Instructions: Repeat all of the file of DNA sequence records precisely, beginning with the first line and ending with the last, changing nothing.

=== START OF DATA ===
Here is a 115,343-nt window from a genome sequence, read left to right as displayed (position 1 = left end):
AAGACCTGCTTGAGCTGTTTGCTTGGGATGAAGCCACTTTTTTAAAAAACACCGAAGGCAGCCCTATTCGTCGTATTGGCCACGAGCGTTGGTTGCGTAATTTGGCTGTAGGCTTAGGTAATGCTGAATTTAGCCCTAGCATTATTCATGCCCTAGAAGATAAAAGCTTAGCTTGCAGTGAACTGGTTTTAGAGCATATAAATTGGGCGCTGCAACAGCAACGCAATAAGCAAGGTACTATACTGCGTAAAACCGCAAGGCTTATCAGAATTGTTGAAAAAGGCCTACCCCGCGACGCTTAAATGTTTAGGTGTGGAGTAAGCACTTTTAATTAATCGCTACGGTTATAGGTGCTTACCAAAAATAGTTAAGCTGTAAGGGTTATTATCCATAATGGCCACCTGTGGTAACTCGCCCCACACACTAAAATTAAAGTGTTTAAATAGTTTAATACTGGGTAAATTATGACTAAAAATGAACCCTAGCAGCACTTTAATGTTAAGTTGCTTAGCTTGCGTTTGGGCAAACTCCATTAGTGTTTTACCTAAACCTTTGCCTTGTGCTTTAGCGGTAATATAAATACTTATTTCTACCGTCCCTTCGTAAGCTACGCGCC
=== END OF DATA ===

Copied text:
Here is a 115,343-nt window from a genome sequence, read left to right as displayed (position 1 = left end):
AAGACCTGCTTGAGCTGTTTGCTTGGGATGAAGCCACTTTTTTAAAAAACACCGAAGGCAGCCCTATTCGTCGTATTGGCCACGAGCGTTGGTTGCGTAATTTGGCTGTAGGCTTAGGTAATGCTGAATTTAGCCCTAGCATTATTCATGCCCTAGAAGATAAAAGCTTAGCTTGCAGTGAACTGGTTTTAGAGCATATAAATTGGGCGCTGCAACAGCAACGCAATAAGCAAGGTACTATACTGCGTAAAACCGCAAGGCTTATCAGAATTGTTGAAAAAGGCCTACCCCGCGACGCTTAAATGTTTAGGTGTGGAGTAAGCACTTTTAATTAATCGCTACGGTTATAGGTGCTTACCAAAAATAGTTAAGCTGTAAGGGTTATTATCCATAATGGCCACCTGTGGTAACTCGCCCCACACACTAAAATTAAAGTGTTTAAATAGTTTAATACTGGGTAAATTATGACTAAAAATGAACCCTAGCAGCACTTTAATGTTAAGTTGCTTAGCTTGCGTTTGGGCAAACTCCATTAGTGTTTTACCTAAACCTTTGCCTTGTGCTTTAGCGGTAATATAAATACTTATTTCTACCGTCCCTTCGTAAGCTACGCGCC